• Calluses and corns
  • Diabetic foot ulcers or diabetic feet
  • Arch support
  • Heel pain
  • Chronic pain

Functional orthotics

This orthotic is made from a semi-rigid or rigid material, making it the ideal option for correcting faulty biomechanics and gait issues within the feet. Functional orthotics can help stabilize the foot and ankle and may be an ideal option for athletes as well as those who are prone to tendonitis, bursitis, hip pain, and shin splints. Of course, if you aren’t sure which type of orthotic is right for you, you should speak with your podiatrist.

What goes into getting orthotics?

Before getting custom orthotics, your podiatrist will need to perform a comprehensive assessment of the foot, ankles, knees, and hips to understand what structural or functional issues you’re dealing with. This examination is straightforward and non-invasive. From there, a plaster cast of your foot will be made to help craft your custom-fitted orthotics. Once your orthotics are ready, you’ll come back into the office to have them fitted.

Most people can benefit from custom orthotics. If you want to find out which type of orthotics are right for you and how they could support your feet, talk with your podiatrist today.

By Largo Foot & Ankle
June 03, 2022
Category: Foot Conditions
Tags: Ankle Pain  

Learn more about ankle pain, how to treat it and when to seek professional care.

It should go without saying that if you are dealing with ankle pain, it isn’t something that you should ignore. Whether you noticed it while walking off the field after a game or noticed that the pain has been getting gradually worse over time, it’s important that you turn to your podiatrist to get some answers.

What are some common causes of ankle pain?

An injury to the muscles, bones, and ligaments of the ankle is usually the most common cause of pain. Other causes include,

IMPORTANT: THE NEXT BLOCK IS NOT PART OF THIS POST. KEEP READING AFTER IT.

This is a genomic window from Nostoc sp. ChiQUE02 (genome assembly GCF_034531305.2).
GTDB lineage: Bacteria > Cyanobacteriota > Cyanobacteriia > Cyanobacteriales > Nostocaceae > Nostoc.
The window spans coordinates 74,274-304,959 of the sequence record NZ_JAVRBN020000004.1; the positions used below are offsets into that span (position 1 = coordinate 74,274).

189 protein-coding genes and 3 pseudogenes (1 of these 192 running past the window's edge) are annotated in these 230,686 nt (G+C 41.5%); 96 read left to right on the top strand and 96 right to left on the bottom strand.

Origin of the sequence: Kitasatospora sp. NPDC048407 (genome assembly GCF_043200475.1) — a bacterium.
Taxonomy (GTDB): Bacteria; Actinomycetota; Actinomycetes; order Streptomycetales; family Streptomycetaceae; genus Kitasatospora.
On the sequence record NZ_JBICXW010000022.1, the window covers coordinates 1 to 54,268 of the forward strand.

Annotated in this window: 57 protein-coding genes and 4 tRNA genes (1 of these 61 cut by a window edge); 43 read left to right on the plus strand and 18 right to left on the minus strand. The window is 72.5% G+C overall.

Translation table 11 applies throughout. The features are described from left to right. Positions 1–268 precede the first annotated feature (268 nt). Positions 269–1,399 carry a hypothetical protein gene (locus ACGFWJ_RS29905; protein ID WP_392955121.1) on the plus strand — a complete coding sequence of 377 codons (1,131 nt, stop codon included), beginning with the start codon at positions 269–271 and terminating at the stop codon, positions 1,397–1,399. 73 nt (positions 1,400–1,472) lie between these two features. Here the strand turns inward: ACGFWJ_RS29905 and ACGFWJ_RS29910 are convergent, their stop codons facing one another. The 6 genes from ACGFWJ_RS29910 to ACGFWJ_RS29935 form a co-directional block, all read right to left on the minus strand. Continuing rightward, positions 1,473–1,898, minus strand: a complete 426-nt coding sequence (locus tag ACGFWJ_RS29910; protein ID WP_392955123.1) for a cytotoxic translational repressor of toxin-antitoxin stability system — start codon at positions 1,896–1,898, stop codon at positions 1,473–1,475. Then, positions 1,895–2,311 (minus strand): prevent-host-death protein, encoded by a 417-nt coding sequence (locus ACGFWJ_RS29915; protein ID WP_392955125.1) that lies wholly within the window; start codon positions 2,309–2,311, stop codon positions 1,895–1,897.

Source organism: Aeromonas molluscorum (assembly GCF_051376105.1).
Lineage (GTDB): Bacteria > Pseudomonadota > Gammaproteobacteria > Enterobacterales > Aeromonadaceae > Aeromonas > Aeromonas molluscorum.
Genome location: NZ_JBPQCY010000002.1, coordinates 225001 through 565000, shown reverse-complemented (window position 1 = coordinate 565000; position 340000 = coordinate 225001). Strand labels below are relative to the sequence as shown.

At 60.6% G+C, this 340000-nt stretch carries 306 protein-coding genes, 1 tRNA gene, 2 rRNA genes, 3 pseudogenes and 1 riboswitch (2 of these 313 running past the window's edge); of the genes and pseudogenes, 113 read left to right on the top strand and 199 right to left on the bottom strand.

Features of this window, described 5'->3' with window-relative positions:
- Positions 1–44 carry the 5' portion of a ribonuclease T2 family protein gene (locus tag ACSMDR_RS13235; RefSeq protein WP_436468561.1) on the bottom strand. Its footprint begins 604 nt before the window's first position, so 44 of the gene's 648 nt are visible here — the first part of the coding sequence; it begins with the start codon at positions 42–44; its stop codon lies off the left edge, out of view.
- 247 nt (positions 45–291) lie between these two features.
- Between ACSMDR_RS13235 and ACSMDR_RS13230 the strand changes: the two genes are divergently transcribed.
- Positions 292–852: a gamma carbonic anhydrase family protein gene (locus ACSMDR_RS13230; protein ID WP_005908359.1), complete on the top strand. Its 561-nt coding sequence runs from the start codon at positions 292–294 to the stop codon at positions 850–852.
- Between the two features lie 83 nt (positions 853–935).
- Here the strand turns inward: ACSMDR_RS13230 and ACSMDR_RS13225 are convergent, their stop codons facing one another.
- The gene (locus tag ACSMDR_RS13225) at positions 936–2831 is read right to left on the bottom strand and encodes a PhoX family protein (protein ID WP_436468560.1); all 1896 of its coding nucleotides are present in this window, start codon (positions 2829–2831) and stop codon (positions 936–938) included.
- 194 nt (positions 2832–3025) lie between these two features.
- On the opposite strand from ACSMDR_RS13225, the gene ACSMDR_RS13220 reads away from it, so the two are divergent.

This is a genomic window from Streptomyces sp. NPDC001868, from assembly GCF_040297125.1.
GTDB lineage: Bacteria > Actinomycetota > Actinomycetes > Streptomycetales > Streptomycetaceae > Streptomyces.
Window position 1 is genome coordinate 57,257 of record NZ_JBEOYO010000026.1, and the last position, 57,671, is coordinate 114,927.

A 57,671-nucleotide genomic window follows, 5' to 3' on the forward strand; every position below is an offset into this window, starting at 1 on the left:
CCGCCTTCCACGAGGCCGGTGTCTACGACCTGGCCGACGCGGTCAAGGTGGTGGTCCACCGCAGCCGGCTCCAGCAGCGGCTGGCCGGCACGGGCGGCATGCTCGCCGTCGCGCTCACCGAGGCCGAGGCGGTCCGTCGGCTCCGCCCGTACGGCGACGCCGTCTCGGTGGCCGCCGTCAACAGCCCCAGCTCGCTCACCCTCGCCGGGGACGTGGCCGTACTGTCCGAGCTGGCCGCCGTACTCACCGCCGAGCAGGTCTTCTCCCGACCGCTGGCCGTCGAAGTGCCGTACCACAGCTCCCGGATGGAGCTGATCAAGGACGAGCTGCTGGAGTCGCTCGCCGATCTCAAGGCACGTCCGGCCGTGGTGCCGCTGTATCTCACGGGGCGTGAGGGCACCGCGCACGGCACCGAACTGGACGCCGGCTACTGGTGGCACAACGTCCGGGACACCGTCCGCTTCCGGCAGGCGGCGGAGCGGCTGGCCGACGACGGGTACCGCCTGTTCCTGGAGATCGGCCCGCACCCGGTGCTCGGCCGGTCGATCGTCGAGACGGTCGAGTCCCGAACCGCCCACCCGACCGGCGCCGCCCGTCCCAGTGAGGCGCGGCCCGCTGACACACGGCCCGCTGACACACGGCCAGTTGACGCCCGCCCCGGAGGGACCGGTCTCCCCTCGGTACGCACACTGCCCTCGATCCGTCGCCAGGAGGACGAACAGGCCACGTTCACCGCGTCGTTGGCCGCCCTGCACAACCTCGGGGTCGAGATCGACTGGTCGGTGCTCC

• Broken ankle/foot
  • Bursitis
  • Gout
  • Achilles tendinitis
  • Achilles tendon rupture
  • Osteoarthritis
  • Plantar fasciitis
  • Stress fracture
  • Sprained ankle

When should I see a doctor?

Even minor issues that may go away on their own may first present with pain. While trying at-home remedies and care to help alleviate your pain is often a great first step, it’s important that you seek immediate care from your foot doctor if you have,

  • Severe pain or swelling
  • A severe malformation or deformity
  • Open wound
  • Cannot bear weight on your foot
  • Notice that the foot is red, warm, or tender to the touch, or you have a high fever (these are all signs of infection)
  • You have ankle pain or other symptoms, and you have diabetes

While you won’t need immediate attention you will still want to come in for care if you experience ankle swelling that doesn’t go away after several days of at-home treatments or ankle pain that hasn’t gotten better within a week of rest and home care.

How is ankle pain treated?

When you turn to a podiatrist, they will perform a physical examination and run imaging tests to diagnose the cause of your ankle pain. Your diagnosis will also help us determine your treatment plan. Of course, many patients that are only dealing with minor issues can often eliminate their symptoms with these self-care options,

  • Resting
  • Avoiding certain activities
  • Icing the ankle
  • Wearing compression bandages
  • Elevating the foot and ankle above your heart
  • Taking over-the-counter pain relievers like ibuprofen

Experiencing ankle pain isn’t normal. If you are experiencing new or worsening ankle pain, or pain resulting from an injury, it’s best to turn to a podiatrist as soon as possible for care.





This website includes materials that are protected by copyright, or other proprietary rights. Transmission or reproduction of protected items beyond that allowed by fair use, as defined in the copyright laws, requires the written permission of the copyright owners.